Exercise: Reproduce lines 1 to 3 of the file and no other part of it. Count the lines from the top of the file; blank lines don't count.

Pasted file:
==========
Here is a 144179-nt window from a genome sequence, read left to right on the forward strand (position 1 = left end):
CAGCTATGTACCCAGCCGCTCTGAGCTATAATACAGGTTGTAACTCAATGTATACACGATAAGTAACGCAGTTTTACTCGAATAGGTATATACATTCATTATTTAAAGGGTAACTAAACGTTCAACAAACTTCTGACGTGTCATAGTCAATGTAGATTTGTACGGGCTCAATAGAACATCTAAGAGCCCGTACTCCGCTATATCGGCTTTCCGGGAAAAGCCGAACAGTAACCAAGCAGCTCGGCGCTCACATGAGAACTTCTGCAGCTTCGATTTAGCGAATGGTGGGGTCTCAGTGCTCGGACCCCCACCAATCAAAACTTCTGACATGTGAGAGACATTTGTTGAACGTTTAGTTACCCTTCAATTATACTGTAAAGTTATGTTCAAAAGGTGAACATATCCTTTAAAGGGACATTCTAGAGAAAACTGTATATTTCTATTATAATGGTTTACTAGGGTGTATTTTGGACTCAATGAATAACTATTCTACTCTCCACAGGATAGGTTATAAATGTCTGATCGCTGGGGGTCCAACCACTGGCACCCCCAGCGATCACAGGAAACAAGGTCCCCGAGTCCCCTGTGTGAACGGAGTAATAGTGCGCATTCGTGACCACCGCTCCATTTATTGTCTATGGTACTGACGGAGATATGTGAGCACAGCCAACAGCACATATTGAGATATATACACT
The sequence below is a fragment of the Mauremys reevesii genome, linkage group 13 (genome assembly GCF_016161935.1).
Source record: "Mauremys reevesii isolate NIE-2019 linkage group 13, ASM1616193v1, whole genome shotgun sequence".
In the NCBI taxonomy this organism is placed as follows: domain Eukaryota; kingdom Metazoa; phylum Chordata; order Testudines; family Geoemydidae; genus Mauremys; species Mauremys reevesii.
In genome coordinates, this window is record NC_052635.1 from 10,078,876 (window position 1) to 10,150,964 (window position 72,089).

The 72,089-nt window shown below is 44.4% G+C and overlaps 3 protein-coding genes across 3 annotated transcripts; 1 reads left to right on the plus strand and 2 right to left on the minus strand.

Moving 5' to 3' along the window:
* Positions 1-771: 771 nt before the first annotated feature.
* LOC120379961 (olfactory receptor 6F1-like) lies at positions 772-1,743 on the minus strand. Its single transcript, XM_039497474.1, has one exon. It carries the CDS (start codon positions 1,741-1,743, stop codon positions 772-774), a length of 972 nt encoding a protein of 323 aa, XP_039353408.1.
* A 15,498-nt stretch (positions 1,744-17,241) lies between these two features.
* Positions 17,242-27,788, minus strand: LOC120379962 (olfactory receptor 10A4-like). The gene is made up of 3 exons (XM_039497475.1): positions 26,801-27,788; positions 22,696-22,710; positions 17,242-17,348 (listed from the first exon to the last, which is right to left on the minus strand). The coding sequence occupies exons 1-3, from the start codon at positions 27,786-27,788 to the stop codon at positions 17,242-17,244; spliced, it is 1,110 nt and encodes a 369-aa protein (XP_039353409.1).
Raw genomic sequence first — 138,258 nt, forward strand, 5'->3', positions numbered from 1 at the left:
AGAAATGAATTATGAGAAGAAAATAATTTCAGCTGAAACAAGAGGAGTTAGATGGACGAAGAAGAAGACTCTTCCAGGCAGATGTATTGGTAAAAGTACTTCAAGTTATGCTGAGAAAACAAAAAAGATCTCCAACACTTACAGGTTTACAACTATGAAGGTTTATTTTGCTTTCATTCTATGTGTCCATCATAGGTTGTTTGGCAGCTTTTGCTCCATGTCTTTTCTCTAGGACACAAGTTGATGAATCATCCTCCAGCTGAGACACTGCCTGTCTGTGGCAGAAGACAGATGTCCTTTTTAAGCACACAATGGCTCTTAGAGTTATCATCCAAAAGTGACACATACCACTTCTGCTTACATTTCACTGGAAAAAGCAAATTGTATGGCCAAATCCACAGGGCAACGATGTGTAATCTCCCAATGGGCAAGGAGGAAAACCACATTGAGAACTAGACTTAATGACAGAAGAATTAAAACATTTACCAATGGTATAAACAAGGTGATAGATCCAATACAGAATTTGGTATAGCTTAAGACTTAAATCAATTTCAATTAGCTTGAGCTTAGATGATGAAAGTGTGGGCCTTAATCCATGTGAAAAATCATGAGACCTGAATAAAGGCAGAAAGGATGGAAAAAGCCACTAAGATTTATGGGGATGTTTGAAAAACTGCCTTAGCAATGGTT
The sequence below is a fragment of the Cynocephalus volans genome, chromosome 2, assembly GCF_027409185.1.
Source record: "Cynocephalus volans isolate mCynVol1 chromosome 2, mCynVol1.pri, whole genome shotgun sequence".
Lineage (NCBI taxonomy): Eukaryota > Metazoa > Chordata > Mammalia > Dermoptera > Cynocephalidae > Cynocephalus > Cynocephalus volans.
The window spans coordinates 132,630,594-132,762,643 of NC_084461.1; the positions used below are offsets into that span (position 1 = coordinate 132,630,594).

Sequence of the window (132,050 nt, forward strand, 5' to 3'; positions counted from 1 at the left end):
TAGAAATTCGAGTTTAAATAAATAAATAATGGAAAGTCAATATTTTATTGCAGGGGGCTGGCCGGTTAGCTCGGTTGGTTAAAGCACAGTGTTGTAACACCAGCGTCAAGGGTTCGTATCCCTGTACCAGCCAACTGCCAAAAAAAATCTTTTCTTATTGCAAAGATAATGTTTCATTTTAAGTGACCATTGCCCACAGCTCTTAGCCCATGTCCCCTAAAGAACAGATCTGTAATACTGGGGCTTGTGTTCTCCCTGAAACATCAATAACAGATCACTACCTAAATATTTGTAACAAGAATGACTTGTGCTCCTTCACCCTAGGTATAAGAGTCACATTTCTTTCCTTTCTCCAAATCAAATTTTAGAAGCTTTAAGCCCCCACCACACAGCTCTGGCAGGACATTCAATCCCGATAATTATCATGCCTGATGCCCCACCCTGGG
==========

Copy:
Here is a 144179-nt window from a genome sequence, read left to right on the forward strand (position 1 = left end):
CAGCTATGTACCCAGCCGCTCTGAGCTATAATACAGGTTGTAACTCAATGTATACACGATAAGTAACGCAGTTTTACTCGAATAGGTATATACATTCATTATTTAAAGGGTAACTAAACGTTCAACAAACTTCTGACGTGTCATAGTCAATGTAGATTTGTACGGGCTCAATAGAACATCTAAGAGCCCGTACTCCGCTATATCGGCTTTCCGGGAAAAGCCGAACAGTAACCAAGCAGCTCGGCGCTCACATGAGAACTTCTGCAGCTTCGATTTAGCGAATGGTGGGGTCTCAGTGCTCGGACCCCCACCAATCAAAACTTCTGACATGTGAGAGACATTTGTTGAACGTTTAGTTACCCTTCAATTATACTGTAAAGTTATGTTCAAAAGGTGAACATATCCTTTAAAGGGACATTCTAGAGAAAACTGTATATTTCTATTATAATGGTTTACTAGGGTGTATTTTGGACTCAATGAATAACTATTCTACTCTCCACAGGATAGGTTATAAATGTCTGATCGCTGGGGGTCCAACCACTGGCACCCCCAGCGATCACAGGAAACAAGGTCCCCGAGTCCCCTGTGTGAACGGAGTAATAGTGCGCATTCGTGACCACCGCTCCATTTATTGTCTATGGTACTGACGGAGATATGTGAGCACAGCCAACAGCACATATTGAGATATATACACT
The sequence below is a fragment of the Mauremys reevesii genome, linkage group 13 (genome assembly GCF_016161935.1).